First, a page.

Bon Appetit recently went behind the scenes at the Google cafeteria to see how head chef Scott Giambastiani makes it easier for Googlers to make healthy choices:
1. The healthy food is right out front -- but you have to work to get to the soda.
"When you walk into many Google cafeterias, the first thing you pass is the vibrant salad bar," writes Melinda Wenner Moyer. "The idea is that if you fill your plate with produce, you'll go lighter on everything else."
2. Smaller Plates Encourage Smaller Portions
As any dieter will tell you, big dinner plates just beg to be filled. Google solves this problem by offering smaller plates. Workers can fill up as many times as they want, but at least they're being encouraged to plan smaller portion sizes. Google also offers scales to help workers figure out how much they're eating.
3. Green Means Go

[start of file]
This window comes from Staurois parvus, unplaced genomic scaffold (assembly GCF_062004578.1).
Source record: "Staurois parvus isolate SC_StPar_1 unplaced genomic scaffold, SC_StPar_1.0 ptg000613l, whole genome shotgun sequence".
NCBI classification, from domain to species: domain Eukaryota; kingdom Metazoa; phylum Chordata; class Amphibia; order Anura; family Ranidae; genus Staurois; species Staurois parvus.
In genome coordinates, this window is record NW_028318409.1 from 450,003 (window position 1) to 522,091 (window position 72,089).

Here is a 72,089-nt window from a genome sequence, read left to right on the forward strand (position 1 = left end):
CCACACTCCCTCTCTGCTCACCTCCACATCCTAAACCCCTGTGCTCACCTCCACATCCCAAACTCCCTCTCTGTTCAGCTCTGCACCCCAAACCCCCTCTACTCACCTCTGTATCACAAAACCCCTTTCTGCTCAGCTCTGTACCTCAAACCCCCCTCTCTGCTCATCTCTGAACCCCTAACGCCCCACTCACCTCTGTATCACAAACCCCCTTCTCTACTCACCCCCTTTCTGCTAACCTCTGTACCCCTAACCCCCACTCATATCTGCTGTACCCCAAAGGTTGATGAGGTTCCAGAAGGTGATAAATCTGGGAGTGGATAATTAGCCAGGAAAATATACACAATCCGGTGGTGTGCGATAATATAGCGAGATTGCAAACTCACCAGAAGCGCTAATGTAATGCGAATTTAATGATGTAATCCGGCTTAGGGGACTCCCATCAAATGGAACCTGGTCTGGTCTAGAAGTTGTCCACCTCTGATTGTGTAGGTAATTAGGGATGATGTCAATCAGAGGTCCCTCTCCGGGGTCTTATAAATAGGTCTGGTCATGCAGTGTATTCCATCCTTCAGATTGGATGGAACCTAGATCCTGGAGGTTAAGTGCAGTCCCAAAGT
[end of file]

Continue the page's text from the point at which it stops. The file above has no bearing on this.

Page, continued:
Google has assigned food to different categories and labeled it according to healthiness. A green label means "go" for large quantities, and includes foods like fruits, vegetables, and whole grains. Yellow foods (e.g. lean proteins) should be eaten less often; red foods (fat, sugar, etc.) should be eaten rarely.
4. Healthier Comfort Foods
Whenever possible, Google swaps in healthier foods, substituting lean turkey for beef and pureed vegetables for roux in gravy.
Tell Us What You Think
We want to hear from you! Would healthier food options at work help you make better nutritional choices? Leave a comment or join the discussion on Twitter, using the hashtag #MakeItHappen.
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